Everet Martins Books In Order

Publication Order of Age of Dawn Books

Stormcaller: The Age of Dawn (2014) Hardcover  Paperback  Kindle
The Lord of Death (2015) Hardcover  Paperback  Kindle
The Silver Tower (2015) Hardcover  Paperback  Kindle
The Shadow Realm (2015) Hardcover  Paperback  Kindle
A New Light (2016) Hardcover  Paperback  Kindle

Everet Martins grew up in New Hampshire, and draws from all his exciting experiences for his novels. He loves taking part in role playing games and reading novels. In his childhood years, he was always being found with his nose in a book. He loved reading, and this love pushed him to first write some short stories, and later, a novel. As a kid, he loved martial arts and still does them today, and does various styles. He also does other things to keep himself in shape such as long distance running and strength training. Besides writing and martial arts, Martins also holds down a job in IT. He writes a lot, and reads a lot.

Everet writes “The Age of Dawn” series, a series that is dark fantasy. The series follows Walter, a normal average farming kid. He also writes essays that range on a number of different topics; some include a guide on how not to be lazy, why you should meditate, and how to read more books. In his essays, Everet Martins talks about many things that communicate ways in which people can get the most out of their time doing things. All of his essays can be found on his website; a place that you can also find descriptions for his next book and even ask the author questions.

“Stormcaller” is the first book in the “The Age of Dawn” series by Everet Martins. This book takes readers to Zoria, filled with carnivorous plants and volcanoes. Ten thousand years after Asebor was sealed after the first Age of Dawn, the power of the God has diminished enough so that war can happen once again. The Phoenix and Dragon gods are worshiped. A fortunate few are able to touch the essences and are able to transform average everyday women into great, deadly warriors and men into healers capable of miracles. The start of the next fight is taken to the town of Breden where Walter (son of elixir bean farmers) yearns for adventure. When he engages in battle, only then does he realize the truth of fighting with other people.

Fans of the book liked the way the author writes so that you keep wanting to turn the page. Fans liked the characters in the book and the fact that they could visualize the towns in the book. There are many characters in the book (not just limited to the main character, like in some novels) that are well drawn and fully developed, not just cardboard cutouts out of real people. The author does a lot to make this novel feel, that even though there are fantasy elements that the book still has real people in it (giving the book some verisimilitude). The novel contains a great blend of suspense, adventure, action, and magic. Holds the readers attention with the way it describes the battle scenes, and the landscapes of Zoria. The author handles character development without sacrificing anything else important to the guts of the overall story. Some readers felt that the book grabbed them from the very beginning and would not allow them to put the book down until they were done with it. Fans of the book could not wait to read more from Everet.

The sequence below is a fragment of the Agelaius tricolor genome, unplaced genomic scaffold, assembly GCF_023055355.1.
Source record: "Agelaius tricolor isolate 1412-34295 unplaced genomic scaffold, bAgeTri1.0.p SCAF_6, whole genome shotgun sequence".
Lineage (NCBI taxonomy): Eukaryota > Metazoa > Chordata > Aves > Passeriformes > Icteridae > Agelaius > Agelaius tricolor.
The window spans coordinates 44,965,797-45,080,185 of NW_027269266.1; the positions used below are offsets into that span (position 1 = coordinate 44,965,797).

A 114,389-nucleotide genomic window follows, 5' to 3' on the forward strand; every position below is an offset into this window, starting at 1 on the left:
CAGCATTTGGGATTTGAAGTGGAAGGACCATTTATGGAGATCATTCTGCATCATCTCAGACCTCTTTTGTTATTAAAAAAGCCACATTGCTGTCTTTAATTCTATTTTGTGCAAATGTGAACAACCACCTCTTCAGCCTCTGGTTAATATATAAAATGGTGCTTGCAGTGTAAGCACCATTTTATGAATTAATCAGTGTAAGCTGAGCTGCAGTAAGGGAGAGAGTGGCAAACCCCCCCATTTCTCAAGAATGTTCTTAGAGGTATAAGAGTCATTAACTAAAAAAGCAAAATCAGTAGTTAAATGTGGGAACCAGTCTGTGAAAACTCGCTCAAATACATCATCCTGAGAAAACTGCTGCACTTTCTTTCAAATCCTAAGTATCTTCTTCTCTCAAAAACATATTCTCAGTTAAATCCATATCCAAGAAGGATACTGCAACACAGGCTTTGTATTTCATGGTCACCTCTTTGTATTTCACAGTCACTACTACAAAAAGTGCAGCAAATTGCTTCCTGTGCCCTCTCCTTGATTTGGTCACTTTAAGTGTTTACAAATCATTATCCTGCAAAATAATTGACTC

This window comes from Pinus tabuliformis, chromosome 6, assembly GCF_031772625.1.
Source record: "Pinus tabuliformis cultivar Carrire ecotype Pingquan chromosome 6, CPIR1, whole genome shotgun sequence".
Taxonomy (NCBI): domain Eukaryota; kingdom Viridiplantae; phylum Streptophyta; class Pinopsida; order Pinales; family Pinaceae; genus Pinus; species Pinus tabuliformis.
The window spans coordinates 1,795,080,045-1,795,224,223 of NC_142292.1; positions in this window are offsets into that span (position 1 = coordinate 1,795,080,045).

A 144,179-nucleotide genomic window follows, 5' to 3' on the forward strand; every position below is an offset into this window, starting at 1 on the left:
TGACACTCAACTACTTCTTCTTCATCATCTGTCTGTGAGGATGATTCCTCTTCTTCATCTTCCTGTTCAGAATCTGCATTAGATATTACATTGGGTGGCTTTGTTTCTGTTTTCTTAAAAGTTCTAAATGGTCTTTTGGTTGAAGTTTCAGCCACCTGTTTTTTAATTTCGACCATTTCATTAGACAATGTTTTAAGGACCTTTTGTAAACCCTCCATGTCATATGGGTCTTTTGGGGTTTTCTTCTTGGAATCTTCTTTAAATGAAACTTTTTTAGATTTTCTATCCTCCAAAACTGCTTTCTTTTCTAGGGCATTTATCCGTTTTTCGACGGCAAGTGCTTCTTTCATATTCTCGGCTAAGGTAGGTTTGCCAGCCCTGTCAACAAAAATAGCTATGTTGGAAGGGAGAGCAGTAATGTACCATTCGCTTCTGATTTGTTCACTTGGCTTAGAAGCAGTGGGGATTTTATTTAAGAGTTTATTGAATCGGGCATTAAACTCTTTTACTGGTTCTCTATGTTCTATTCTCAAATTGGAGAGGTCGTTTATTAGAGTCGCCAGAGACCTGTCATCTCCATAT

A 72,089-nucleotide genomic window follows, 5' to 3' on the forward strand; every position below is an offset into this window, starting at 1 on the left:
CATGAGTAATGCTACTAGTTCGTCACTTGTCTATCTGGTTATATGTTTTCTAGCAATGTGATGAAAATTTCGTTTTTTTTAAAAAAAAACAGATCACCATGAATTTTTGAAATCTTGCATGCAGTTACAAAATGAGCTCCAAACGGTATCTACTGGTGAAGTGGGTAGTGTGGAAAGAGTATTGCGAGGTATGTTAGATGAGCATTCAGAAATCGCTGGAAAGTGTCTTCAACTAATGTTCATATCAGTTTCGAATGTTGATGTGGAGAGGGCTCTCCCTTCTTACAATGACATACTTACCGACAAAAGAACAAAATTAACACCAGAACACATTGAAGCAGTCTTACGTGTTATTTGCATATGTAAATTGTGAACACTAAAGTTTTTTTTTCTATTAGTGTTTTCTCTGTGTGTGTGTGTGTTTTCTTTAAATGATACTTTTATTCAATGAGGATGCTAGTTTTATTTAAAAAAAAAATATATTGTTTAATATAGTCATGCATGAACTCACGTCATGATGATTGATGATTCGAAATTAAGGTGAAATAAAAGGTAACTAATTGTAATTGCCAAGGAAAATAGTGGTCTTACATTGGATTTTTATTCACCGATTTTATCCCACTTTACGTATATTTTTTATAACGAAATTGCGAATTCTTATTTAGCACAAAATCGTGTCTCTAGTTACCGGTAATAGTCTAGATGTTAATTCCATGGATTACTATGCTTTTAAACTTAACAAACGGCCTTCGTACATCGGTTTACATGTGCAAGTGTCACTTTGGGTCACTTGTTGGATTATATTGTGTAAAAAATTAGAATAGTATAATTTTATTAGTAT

Some of the readers felt the characters were underdeveloped and there was not quite enough meat to the story. Some readers also felt that the series was geared to people who enjoyed books with more gore and cursing, which they did not like. Readers felt that the book featured certain characters who appeared to be untouched by the deaths of their friends and family, and that people died all over the place; it had no plot, full of filler scenes. Some felt that the book just uses too many archetype characters and not enough original characters to tell the story.

“The Lord of Death” is the second book in the “The Age of Dawn” series by Everet Martins. Walter was able to live through his first encounter with the demon god Asebor. Asebor’s armor was removed, causing a swelling of his thirst for revenge. People are supposed to be unable to remain a human when they wear Cerumal armor. Asebor’s shadow looms large over the town of Zoria. Juzo, Walter’s best friend still has not been found, and is going down a dark path. Walter and Nyset are bot learning to use their newfound abilities with the help of their new teacher, named Baylan (of the Silver Tower) and a rogue wizard named Malek. The Wretched (Asebor’s generals) attack Midgaard, as the heroes fall into a nasty trap that takes them off the path to find Juzo. Walter is certain that Juzo is still living and he cannot force himself to give up on his buddy, but that means that they will still have to go through the east. In the east, rumor has it that there are hordes of Death Spawn. Midgaard’s Falcon Army is dispatched to take out the Death Spawn, the group is led by a horror known only by the moniker the Lord of Death.

Some readers really liked the way the author shows not just one perspective, but from four perspectives. The book, for some, blew away expectations, and provides a twist on a character trying to be a better person in the form of Juzo. The relationships that some of the characters have with each other progressed into new areas that helped developed those two characters. There was a lot of visualization of the gore from the battles that was very descriptive and helped with the mood of the battle scenes. Some felt “The Lord of Death” was a better book than “Stormcaller”, as the plot was more complicated and everything was more cleverly woven together.

Some readers did not like how dark the book was and they found the book to still use too much profanity, which did not help the story, and there was a lot of gory descriptions that really made some put the book down and did not pick up again.

Book Series In Order » Authors » Everet Martins